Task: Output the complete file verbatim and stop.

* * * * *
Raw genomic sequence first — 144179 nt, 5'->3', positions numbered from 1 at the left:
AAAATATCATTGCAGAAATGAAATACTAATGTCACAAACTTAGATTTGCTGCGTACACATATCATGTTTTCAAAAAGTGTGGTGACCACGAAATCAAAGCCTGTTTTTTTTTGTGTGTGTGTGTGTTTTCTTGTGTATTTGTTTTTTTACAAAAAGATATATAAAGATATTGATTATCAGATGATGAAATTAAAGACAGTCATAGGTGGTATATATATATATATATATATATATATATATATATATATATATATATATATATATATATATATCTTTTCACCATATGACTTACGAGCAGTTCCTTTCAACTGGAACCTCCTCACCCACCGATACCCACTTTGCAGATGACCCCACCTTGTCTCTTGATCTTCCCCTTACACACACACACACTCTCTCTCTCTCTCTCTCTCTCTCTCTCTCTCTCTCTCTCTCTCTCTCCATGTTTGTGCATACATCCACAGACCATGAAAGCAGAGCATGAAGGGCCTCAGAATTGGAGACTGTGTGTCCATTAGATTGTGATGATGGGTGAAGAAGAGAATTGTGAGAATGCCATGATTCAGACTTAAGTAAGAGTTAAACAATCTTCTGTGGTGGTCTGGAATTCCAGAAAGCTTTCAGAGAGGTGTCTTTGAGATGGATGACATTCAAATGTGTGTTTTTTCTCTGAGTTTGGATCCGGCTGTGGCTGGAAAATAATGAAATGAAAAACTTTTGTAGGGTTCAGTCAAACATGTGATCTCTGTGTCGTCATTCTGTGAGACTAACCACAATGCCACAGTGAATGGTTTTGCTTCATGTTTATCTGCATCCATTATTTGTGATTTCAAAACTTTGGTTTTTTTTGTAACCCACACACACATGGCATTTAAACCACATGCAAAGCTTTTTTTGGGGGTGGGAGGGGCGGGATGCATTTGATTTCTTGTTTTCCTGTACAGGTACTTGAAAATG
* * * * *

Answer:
Raw genomic sequence first — 144179 nt, 5'->3', positions numbered from 1 at the left:
AAAATATCATTGCAGAAATGAAATACTAATGTCACAAACTTAGATTTGCTGCGTACACATATCATGTTTTCAAAAAGTGTGGTGACCACGAAATCAAAGCCTGTTTTTTTTTGTGTGTGTGTGTGTTTTCTTGTGTATTTGTTTTTTTACAAAAAGATATATAAAGATATTGATTATCAGATGATGAAATTAAAGACAGTCATAGGTGGTATATATATATATATATATATATATATATATATATATATATATATATATATATATATATATATCTTTTCACCATATGACTTACGAGCAGTTCCTTTCAACTGGAACCTCCTCACCCACCGATACCCACTTTGCAGATGACCCCACCTTGTCTCTTGATCTTCCCCTTACACACACACACACTCTCTCTCTCTCTCTCTCTCTCTCTCTCTCTCTCTCTCTCTCTCTCTCCATGTTTGTGCATACATCCACAGACCATGAAAGCAGAGCATGAAGGGCCTCAGAATTGGAGACTGTGTGTCCATTAGATTGTGATGATGGGTGAAGAAGAGAATTGTGAGAATGCCATGATTCAGACTTAAGTAAGAGTTAAACAATCTTCTGTGGTGGTCTGGAATTCCAGAAAGCTTTCAGAGAGGTGTCTTTGAGATGGATGACATTCAAATGTGTGTTTTTTCTCTGAGTTTGGATCCGGCTGTGGCTGGAAAATAATGAAATGAAAAACTTTTGTAGGGTTCAGTCAAACATGTGATCTCTGTGTCGTCATTCTGTGAGACTAACCACAATGCCACAGTGAATGGTTTTGCTTCATGTTTATCTGCATCCATTATTTGTGATTTCAAAACTTTGGTTTTTTTTGTAACCCACACACACATGGCATTTAAACCACATGCAAAGCTTTTTTTGGGGGTGGGAGGGGCGGGATGCATTTGATTTCTTGTTTTCCTGTACAGGTACTTGAAAATG